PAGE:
These hedge mazes are nowadays often called “puzzle mazes”, but in their heyday were sometimes referred to as wildernesses. That seems like an odd word to use for something so manicured, but it derives from the old verb wilder, “to cause to lose one’s way” (as you might do in a wild or unknown place). And of course to bewilder is to put someone in such a state. In a striking parallel, our noun maze derives from the obsolete verb maze, meaning “to confuse, to drive mad”, and to amaze is to put someone in a state of confused astonishment.

In complete contrast to the alleged entertainment value of mazes, the unicursal labyrinth turned into an object of Christian devotion, laid out in stone on the floors of the great gothic cathedrals, such as the one at Chartres. Their exact purpose is unclear, but walking the winding route of the labyrinth seems to have been part of a ceremony or penitence, or perhaps a substitute for pilgrimage. Similar devotional labyrinths were also laid out in the open air using turf—they’re often referred to as mizmazes, and a few mediaeval examples still exist, like the one at Breamore, in Hampshire.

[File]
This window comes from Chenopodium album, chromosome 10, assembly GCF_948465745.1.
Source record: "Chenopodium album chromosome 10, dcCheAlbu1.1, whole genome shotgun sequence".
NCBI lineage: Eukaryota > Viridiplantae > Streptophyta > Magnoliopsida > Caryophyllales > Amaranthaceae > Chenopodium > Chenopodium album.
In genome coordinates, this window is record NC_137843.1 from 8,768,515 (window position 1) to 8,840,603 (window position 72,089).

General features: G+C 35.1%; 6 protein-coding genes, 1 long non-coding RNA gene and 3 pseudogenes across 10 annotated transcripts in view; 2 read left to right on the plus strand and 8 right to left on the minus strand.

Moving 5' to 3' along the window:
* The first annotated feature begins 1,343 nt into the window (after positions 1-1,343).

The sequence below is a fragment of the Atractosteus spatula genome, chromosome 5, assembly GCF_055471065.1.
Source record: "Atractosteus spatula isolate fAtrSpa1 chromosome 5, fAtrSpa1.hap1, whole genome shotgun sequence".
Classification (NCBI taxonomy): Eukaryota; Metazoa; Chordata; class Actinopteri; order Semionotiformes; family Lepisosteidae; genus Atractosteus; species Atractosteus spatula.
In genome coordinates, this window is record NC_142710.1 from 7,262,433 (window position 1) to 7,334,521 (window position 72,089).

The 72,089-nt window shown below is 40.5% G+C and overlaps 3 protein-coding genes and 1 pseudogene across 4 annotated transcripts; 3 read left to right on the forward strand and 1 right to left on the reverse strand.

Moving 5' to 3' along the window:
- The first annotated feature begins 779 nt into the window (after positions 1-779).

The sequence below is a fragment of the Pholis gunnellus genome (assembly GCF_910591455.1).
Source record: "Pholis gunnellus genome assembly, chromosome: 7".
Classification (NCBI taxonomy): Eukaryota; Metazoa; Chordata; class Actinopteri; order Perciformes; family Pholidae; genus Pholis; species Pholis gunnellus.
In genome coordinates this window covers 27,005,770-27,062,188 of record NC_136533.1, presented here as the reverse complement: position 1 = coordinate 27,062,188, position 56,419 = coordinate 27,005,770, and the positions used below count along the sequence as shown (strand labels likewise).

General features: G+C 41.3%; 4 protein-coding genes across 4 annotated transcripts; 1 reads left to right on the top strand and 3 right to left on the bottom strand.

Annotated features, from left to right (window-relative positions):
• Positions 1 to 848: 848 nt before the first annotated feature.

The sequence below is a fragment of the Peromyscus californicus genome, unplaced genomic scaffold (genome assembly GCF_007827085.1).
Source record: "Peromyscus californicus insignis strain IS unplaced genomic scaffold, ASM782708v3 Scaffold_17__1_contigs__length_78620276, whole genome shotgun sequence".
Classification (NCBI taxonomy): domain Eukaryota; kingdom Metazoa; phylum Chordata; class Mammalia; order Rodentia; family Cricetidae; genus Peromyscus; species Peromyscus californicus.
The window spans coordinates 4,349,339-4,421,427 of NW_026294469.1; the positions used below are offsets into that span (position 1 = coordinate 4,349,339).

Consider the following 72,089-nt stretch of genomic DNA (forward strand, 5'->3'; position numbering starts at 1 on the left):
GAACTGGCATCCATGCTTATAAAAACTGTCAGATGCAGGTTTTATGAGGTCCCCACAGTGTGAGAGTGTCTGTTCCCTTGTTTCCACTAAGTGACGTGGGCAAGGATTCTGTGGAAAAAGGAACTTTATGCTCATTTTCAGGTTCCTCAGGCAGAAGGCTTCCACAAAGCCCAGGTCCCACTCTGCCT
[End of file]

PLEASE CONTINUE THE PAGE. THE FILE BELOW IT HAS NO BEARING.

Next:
These mediaeval labyrinths had a more complex pattern than the classical version—instead of travelling in long arcs back and forth, the mediaeval labyrinth-walker encounters more frequent turning points. Here’s the pattern used at Chartres, which is very common elsewhere too.

Which brings us back to the local Maggie’s Centre. The centre itself is designed by Frank Gehry, who has given us many astonishing and beautiful buildings, including the Guggenheim Museum in Bilbao. And the sculpted landscape in front of it was designed by Arabella Lennox-Boyd. As you can see in my photograph, it contains a copy, in cobblestones set in turf, of the Chartres labyrinth—a modern mizmaze, in fact.